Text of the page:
Even more regular churchgoing Catholics in Bishop Robert Lynch's diocese find church teaching on contraception no longer relevant.
The Catholic Church needs to restore a synodal structure of governance and end its current form of highly centralized Vatican rule, said Fr. Helmut Schuller, leader of a group of Austrian priests advocating priestly ordination of women and married men and other church reforms, during a July 22 luncheon in Washington.
At a lunch with an old friend this Tuesday [April 10] I reminded him how much Pope John XXIII’s 1963 encyclical, Pacem in Terris (“Peace on Earth”) had changed our lives.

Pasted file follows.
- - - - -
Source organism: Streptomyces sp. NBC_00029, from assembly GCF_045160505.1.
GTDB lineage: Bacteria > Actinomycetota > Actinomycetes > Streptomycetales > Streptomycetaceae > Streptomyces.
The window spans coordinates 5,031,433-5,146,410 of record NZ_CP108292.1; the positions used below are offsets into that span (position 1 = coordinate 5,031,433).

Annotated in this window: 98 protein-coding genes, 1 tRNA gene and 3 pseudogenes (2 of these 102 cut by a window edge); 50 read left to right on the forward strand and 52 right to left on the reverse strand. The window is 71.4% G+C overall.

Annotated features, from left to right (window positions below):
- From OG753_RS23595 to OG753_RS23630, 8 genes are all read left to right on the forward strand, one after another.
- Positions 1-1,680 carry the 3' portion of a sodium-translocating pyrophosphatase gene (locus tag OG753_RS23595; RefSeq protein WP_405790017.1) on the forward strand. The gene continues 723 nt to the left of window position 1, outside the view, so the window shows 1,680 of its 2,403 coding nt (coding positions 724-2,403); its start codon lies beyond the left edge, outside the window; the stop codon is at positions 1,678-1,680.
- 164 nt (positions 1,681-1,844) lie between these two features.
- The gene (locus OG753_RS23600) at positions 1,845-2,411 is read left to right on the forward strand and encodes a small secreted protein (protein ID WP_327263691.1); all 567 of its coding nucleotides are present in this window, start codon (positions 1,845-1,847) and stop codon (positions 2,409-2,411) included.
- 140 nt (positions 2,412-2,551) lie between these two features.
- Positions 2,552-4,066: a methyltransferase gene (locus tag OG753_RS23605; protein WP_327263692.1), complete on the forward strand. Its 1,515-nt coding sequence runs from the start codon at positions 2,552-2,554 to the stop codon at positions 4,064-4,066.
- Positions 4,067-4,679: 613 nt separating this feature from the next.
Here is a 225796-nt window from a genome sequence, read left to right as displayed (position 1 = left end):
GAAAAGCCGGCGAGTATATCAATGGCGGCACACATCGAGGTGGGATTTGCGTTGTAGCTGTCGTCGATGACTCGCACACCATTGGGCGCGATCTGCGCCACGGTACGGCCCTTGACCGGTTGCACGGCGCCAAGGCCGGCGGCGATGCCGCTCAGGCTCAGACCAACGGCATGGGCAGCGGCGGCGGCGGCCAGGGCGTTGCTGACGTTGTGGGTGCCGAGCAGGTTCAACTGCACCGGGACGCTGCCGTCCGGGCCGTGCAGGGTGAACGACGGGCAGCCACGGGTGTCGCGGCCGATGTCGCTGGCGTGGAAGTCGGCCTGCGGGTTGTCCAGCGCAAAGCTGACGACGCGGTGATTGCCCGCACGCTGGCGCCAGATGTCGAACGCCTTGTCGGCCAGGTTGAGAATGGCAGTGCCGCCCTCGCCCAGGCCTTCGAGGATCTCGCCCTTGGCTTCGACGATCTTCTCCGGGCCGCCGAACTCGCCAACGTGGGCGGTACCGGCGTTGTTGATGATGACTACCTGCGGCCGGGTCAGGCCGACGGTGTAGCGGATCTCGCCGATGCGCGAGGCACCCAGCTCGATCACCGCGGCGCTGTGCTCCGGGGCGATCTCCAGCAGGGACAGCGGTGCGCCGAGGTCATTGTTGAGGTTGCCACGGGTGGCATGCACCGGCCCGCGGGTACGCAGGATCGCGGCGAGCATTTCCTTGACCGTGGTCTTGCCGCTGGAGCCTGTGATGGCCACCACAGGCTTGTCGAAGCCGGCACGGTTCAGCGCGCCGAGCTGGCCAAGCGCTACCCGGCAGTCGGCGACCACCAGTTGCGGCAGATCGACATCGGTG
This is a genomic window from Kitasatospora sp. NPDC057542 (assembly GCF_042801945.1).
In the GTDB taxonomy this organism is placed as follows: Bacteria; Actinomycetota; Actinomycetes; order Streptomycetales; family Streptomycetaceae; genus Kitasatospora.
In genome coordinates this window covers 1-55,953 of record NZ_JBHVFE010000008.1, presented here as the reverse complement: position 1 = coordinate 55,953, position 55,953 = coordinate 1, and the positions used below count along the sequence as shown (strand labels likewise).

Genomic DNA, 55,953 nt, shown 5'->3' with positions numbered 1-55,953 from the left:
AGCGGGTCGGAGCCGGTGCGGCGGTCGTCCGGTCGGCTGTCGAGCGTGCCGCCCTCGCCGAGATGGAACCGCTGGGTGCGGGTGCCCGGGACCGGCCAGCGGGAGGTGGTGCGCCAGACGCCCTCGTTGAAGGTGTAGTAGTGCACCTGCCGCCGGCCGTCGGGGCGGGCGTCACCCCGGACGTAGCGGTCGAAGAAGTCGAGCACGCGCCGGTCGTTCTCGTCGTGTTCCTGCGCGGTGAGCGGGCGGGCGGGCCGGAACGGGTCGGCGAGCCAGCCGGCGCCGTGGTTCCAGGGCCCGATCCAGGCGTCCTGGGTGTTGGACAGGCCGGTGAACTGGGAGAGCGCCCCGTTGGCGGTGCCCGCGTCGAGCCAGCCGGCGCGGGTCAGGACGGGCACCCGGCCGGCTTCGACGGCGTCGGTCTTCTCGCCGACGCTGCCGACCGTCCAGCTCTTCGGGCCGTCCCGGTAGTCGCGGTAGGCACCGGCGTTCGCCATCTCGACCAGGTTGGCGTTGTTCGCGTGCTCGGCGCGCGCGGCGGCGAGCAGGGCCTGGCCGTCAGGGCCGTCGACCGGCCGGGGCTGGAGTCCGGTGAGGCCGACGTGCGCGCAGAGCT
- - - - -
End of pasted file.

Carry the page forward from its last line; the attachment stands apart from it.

In 1970 both of us – he from Brooklyn, I from the Diocese of Fargo, N.D. – left Theological College, the U.S. bishops’ national seminary at The Catholic University of America.
With the low-salary entry-level jobs typical for ex-collegians with liberal arts/philosophy/theology majors, we and a third ex-seminarian joined up to share an inexpensive apartment in the Washington suburbs.
Pope John XXIII's 1963 encyclical Pacem in Terris radically affected Catholic social teaching not only on war and peace, but on church-state relations, women's rights, religious freedom, international relations and other major issues.